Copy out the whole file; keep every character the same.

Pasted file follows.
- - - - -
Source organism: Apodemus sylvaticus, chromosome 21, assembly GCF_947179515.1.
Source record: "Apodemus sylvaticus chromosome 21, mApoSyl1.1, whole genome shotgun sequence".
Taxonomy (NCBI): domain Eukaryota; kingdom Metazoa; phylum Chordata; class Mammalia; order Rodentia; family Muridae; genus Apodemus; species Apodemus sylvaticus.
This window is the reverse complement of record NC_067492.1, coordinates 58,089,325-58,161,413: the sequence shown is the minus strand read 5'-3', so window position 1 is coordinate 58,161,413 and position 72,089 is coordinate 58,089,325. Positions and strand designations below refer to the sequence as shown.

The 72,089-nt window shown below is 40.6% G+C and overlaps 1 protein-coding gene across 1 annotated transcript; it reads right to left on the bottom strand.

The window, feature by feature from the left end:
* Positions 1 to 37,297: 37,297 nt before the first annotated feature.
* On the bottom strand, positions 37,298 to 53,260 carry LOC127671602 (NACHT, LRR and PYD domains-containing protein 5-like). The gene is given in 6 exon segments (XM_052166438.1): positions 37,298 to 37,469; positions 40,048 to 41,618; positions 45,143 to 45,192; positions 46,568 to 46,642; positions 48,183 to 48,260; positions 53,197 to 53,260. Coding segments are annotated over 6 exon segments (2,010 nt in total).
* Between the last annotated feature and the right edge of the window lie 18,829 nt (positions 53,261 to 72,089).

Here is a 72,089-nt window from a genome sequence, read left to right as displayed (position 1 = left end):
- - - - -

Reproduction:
Source organism: Apodemus sylvaticus, chromosome 21, assembly GCF_947179515.1.
Source record: "Apodemus sylvaticus chromosome 21, mApoSyl1.1, whole genome shotgun sequence".
Taxonomy (NCBI): domain Eukaryota; kingdom Metazoa; phylum Chordata; class Mammalia; order Rodentia; family Muridae; genus Apodemus; species Apodemus sylvaticus.
This window is the reverse complement of record NC_067492.1, coordinates 58,089,325-58,161,413: the sequence shown is the minus strand read 5'-3', so window position 1 is coordinate 58,161,413 and position 72,089 is coordinate 58,089,325. Positions and strand designations below refer to the sequence as shown.

The 72,089-nt window shown below is 40.6% G+C and overlaps 1 protein-coding gene across 1 annotated transcript; it reads right to left on the bottom strand.

The window, feature by feature from the left end:
* Positions 1 to 37,297: 37,297 nt before the first annotated feature.
* On the bottom strand, positions 37,298 to 53,260 carry LOC127671602 (NACHT, LRR and PYD domains-containing protein 5-like). The gene is given in 6 exon segments (XM_052166438.1): positions 37,298 to 37,469; positions 40,048 to 41,618; positions 45,143 to 45,192; positions 46,568 to 46,642; positions 48,183 to 48,260; positions 53,197 to 53,260. Coding segments are annotated over 6 exon segments (2,010 nt in total).
* Between the last annotated feature and the right edge of the window lie 18,829 nt (positions 53,261 to 72,089).

Here is a 72,089-nt window from a genome sequence, read left to right as displayed (position 1 = left end):